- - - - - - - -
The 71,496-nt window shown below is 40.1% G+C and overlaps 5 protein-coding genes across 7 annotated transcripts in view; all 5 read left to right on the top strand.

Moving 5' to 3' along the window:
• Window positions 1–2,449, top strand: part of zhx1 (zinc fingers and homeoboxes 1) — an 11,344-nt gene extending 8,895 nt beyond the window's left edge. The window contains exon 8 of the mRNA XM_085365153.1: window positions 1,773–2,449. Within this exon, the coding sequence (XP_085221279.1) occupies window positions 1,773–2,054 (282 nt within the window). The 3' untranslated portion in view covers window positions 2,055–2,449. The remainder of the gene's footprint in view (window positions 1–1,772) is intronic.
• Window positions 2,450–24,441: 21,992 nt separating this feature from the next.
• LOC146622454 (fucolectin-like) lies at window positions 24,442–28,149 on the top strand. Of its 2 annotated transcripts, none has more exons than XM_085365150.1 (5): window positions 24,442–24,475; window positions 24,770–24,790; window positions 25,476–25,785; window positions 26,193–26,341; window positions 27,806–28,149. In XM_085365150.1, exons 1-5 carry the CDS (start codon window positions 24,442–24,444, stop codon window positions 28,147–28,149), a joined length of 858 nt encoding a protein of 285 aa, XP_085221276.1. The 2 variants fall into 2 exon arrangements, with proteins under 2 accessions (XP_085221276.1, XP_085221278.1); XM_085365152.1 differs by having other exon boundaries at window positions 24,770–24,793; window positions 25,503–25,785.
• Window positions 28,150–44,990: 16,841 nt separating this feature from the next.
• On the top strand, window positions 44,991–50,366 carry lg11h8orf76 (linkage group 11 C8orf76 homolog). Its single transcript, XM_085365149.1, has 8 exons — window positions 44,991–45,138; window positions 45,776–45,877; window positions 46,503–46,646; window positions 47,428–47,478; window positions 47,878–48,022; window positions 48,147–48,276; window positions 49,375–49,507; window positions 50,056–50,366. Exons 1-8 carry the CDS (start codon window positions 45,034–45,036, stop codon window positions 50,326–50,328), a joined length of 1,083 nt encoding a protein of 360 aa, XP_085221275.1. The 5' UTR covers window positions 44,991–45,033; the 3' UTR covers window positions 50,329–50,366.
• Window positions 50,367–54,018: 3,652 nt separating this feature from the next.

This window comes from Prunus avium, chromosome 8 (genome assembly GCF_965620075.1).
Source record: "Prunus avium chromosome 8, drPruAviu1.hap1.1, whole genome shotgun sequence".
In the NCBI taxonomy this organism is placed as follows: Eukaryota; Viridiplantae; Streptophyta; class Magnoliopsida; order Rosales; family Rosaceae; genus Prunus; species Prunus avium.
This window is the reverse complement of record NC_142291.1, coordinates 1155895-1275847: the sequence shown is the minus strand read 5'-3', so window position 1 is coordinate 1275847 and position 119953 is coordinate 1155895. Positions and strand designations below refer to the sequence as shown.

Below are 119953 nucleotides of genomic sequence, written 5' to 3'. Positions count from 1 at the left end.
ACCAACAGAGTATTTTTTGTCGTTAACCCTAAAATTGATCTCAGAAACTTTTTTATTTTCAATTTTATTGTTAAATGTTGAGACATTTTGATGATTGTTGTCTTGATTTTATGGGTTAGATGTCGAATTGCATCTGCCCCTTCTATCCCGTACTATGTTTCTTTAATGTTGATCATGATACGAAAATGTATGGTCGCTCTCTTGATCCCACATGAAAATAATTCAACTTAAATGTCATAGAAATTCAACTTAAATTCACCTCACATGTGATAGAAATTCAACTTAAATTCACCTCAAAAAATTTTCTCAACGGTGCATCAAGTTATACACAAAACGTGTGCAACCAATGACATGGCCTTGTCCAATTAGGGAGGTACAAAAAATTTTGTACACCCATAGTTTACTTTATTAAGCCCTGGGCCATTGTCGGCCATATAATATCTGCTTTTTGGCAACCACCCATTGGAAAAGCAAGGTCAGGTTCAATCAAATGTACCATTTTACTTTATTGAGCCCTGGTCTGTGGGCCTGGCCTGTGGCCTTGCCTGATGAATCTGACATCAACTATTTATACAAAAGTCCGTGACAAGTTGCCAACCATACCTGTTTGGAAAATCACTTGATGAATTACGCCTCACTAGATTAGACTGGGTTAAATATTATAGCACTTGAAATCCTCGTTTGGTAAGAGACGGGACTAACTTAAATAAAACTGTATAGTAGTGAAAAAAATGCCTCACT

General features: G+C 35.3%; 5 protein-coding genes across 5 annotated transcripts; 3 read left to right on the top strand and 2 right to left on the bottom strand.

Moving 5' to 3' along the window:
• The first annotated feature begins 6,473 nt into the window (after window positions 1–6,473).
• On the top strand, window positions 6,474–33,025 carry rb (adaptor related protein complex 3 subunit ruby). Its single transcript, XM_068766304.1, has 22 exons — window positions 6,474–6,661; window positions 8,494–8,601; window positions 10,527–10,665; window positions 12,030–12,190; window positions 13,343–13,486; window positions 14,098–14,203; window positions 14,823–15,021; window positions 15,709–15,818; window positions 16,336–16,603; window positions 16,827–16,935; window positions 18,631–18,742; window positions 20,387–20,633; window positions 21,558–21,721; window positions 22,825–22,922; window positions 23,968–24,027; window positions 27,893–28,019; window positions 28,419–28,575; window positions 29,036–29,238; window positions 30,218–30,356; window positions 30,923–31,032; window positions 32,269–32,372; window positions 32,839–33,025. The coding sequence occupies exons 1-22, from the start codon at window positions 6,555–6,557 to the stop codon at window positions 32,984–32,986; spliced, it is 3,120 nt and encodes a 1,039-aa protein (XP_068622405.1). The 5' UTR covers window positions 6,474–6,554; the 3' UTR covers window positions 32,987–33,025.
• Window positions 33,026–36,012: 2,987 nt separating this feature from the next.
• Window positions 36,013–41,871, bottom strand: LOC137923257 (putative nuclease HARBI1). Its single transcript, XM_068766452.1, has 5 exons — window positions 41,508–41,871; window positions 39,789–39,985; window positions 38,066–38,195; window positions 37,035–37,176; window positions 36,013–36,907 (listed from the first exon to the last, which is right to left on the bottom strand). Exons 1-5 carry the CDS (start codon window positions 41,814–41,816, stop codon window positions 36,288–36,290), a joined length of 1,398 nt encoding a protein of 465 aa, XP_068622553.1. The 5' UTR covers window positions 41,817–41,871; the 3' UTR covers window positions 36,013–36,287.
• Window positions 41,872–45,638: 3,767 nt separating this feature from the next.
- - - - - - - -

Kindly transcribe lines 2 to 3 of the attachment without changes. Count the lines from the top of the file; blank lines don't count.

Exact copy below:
Moving 5' to 3' along the window:
• Window positions 1–2,449, top strand: part of zhx1 (zinc fingers and homeoboxes 1) — an 11,344-nt gene extending 8,895 nt beyond the window's left edge. The window contains exon 8 of the mRNA XM_085365153.1: window positions 1,773–2,449. Within this exon, the coding sequence (XP_085221279.1) occupies window positions 1,773–2,054 (282 nt within the window). The 3' untranslated portion in view covers window positions 2,055–2,449. The remainder of the gene's footprint in view (window positions 1–1,772) is intronic.